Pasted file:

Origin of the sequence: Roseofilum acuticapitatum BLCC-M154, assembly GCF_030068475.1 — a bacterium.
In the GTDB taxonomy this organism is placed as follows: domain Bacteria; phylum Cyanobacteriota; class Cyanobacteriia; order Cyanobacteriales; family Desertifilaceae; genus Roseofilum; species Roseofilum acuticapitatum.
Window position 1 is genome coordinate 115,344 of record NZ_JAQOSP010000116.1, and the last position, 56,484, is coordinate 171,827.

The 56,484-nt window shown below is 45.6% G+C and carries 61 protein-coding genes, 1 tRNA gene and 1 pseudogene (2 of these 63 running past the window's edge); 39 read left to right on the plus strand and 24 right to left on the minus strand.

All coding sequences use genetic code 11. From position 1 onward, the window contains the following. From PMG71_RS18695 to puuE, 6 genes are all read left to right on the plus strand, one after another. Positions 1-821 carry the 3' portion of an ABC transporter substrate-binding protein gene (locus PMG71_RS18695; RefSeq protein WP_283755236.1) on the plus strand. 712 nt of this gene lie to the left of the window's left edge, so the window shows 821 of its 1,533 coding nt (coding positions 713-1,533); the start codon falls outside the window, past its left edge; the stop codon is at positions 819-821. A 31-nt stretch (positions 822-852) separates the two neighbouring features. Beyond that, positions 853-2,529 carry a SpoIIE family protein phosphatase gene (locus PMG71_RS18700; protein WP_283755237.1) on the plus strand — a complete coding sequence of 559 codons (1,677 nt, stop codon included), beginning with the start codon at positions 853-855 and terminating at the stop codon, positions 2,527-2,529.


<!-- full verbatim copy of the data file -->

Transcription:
Origin of the sequence: Roseofilum acuticapitatum BLCC-M154, assembly GCF_030068475.1 — a bacterium.
In the GTDB taxonomy this organism is placed as follows: domain Bacteria; phylum Cyanobacteriota; class Cyanobacteriia; order Cyanobacteriales; family Desertifilaceae; genus Roseofilum; species Roseofilum acuticapitatum.
Window position 1 is genome coordinate 115,344 of record NZ_JAQOSP010000116.1, and the last position, 56,484, is coordinate 171,827.

The 56,484-nt window shown below is 45.6% G+C and carries 61 protein-coding genes, 1 tRNA gene and 1 pseudogene (2 of these 63 running past the window's edge); 39 read left to right on the plus strand and 24 right to left on the minus strand.

All coding sequences use genetic code 11. From position 1 onward, the window contains the following. From PMG71_RS18695 to puuE, 6 genes are all read left to right on the plus strand, one after another. Positions 1-821 carry the 3' portion of an ABC transporter substrate-binding protein gene (locus PMG71_RS18695; RefSeq protein WP_283755236.1) on the plus strand. 712 nt of this gene lie to the left of the window's left edge, so the window shows 821 of its 1,533 coding nt (coding positions 713-1,533); the start codon falls outside the window, past its left edge; the stop codon is at positions 819-821. A 31-nt stretch (positions 822-852) separates the two neighbouring features. Beyond that, positions 853-2,529 carry a SpoIIE family protein phosphatase gene (locus PMG71_RS18700; protein WP_283755237.1) on the plus strand — a complete coding sequence of 559 codons (1,677 nt, stop codon included), beginning with the start codon at positions 853-855 and terminating at the stop codon, positions 2,527-2,529.